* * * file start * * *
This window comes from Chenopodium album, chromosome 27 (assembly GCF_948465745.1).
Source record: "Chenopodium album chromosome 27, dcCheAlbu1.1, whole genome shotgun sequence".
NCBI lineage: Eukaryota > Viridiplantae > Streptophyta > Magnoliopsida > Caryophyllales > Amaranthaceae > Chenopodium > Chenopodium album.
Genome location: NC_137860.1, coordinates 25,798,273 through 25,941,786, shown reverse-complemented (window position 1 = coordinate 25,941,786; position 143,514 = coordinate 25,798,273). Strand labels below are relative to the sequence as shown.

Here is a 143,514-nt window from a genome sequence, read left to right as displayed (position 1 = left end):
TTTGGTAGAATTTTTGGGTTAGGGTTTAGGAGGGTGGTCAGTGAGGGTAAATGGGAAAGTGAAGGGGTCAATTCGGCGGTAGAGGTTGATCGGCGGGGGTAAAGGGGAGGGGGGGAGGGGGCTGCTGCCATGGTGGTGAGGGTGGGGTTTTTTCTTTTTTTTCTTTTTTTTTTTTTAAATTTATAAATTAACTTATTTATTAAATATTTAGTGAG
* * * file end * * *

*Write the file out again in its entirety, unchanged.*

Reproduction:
This window comes from Chenopodium album, chromosome 27 (assembly GCF_948465745.1).
Source record: "Chenopodium album chromosome 27, dcCheAlbu1.1, whole genome shotgun sequence".
NCBI lineage: Eukaryota > Viridiplantae > Streptophyta > Magnoliopsida > Caryophyllales > Amaranthaceae > Chenopodium > Chenopodium album.
Genome location: NC_137860.1, coordinates 25,798,273 through 25,941,786, shown reverse-complemented (window position 1 = coordinate 25,941,786; position 143,514 = coordinate 25,798,273). Strand labels below are relative to the sequence as shown.

Here is a 143,514-nt window from a genome sequence, read left to right as displayed (position 1 = left end):
TTTGGTAGAATTTTTGGGTTAGGGTTTAGGAGGGTGGTCAGTGAGGGTAAATGGGAAAGTGAAGGGGTCAATTCGGCGGTAGAGGTTGATCGGCGGGGGTAAAGGGGAGGGGGGGAGGGGGCTGCTGCCATGGTGGTGAGGGTGGGGTTTTTTCTTTTTTTTCTTTTTTTTTTTTTAAATTTATAAATTAACTTATTTATTAAATATTTAGTGAG